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In its First Ruling on a Social Media Policy, the NLRB Rules a Portion of Costco’s Policy Unlawful

Posted by Attorney Roger L. Pettit in Human Resources, Technology / Comments

On September 7th the NLRB, in Costco Wholesale Corporation and United Food and Commercial Workers Union, Local 371, Case 34–CA–012421, upheld the administrative judge’s ruling that some of Costco’s employee handbook policies violated Section 8(a)(1) of the National Labor Relations Act (“Act”) but disagreed with the judge that Costco's social media policy was lawful.

Among the rules the NLRB, in agreement with the judge, found unlawful were the following:

(a) “unauthorized posting, distribution, removal or alteration of any material on Company property” is prohibited;

(b) employees are prohibited from discussing “private matters of members and other employees. . . includ[ing] topics such as, but not limited to, sick calls, leaves of absence, FMLA call-outs, ADA accommodations, workers’ compensation injuries, personal health information, etc.”;

(c) “[s]ensitive information such as membership, payroll, confidential financial, credit card numbers, social security number or employee personal health information may not be shared, transmitted, or stored for personal or public use without prior management approval”; and

(d) employees are prohibited from sharing “confidential” information such as employees’ names, addresses, telephone numbers, and email addresses.

Contrary to the judge, however, the NLRB found that Costco’s social media policy violated the Act.  A provision in the policy read, “Any communication transmitted, stored or displayed electronically must comply with the policies outlined in the Costco Employee Agreement. Employees should be aware that statements posted electronically (such as [to] online message boards or discussion groups) that damage the Company, defame any individual or damage any person’s reputation, or violate the policies outlined in the Costco Employee Agreement, may be subject to discipline, up to and including termination of employment.”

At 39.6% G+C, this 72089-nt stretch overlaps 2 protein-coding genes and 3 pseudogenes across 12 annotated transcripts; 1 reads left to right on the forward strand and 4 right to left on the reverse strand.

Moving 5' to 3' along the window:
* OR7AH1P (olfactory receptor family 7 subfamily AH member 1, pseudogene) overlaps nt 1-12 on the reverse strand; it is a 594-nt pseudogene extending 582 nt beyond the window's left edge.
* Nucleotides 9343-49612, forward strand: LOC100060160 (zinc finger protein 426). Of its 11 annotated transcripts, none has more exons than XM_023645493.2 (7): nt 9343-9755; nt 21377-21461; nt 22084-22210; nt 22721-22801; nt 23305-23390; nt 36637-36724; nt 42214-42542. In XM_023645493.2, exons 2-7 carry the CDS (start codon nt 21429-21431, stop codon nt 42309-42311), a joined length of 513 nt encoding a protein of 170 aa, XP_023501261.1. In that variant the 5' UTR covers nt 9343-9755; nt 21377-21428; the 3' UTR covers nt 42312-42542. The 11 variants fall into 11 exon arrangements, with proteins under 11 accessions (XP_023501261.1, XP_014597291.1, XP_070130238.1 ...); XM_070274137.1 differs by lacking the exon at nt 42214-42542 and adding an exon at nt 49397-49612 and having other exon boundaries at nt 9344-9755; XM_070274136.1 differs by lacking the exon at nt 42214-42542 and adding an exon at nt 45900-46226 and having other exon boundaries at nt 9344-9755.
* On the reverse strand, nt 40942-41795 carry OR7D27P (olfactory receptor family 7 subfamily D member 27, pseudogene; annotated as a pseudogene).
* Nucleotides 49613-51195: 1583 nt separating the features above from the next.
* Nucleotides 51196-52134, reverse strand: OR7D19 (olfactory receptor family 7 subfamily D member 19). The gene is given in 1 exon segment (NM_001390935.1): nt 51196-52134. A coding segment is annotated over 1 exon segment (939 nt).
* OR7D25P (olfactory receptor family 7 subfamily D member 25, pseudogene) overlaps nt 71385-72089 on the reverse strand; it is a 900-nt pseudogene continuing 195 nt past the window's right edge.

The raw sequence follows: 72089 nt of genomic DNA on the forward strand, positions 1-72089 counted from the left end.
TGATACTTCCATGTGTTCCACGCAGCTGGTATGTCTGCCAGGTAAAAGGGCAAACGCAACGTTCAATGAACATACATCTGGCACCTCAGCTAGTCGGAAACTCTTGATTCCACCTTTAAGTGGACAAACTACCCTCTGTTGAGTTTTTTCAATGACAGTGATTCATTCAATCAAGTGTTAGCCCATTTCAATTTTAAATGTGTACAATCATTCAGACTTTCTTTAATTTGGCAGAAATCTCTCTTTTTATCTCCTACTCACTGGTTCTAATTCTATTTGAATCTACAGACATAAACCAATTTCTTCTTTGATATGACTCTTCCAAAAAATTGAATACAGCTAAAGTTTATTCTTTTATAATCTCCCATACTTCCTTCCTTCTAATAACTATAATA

While the NLRB wrote that while Costco’s policy doesn’t specifically reference any Section 7 protected activity, a blanket prohibition against “making statements that ‘damage the Company, defame any individual or damage any person’s reputation’” may include employees’ communications that protest Costco’s treatment of its employees.  The NLRB wrote that the social media policy didn’t include a statement explaining that Costco’s policy didn’t prohibit certain protected communications and as such, Costco’s employees could reasonably construe that the rule forbade Section 7 protected communications amongst employees.  As a result, the rule was in violation of Section 8(a)(1) of the Act.  The Board noted that if the rule was accompanied by certain language that would restrict its application perhaps it wouldn’t be a violation of the Act.

Employers must make sure that their social media policies are not overbroad and do not unlawfully prohibit employees from conducting protected activities under the Act.  If employers are thinking about implementing a policy, it’s best to seek legal counsel to ensure compliance with the NLRB’s guidance.  See here and here for previous posts about the issued guidance.

 

 

Attorney Roger L. Pettit
Attorney Roger L. Pettit

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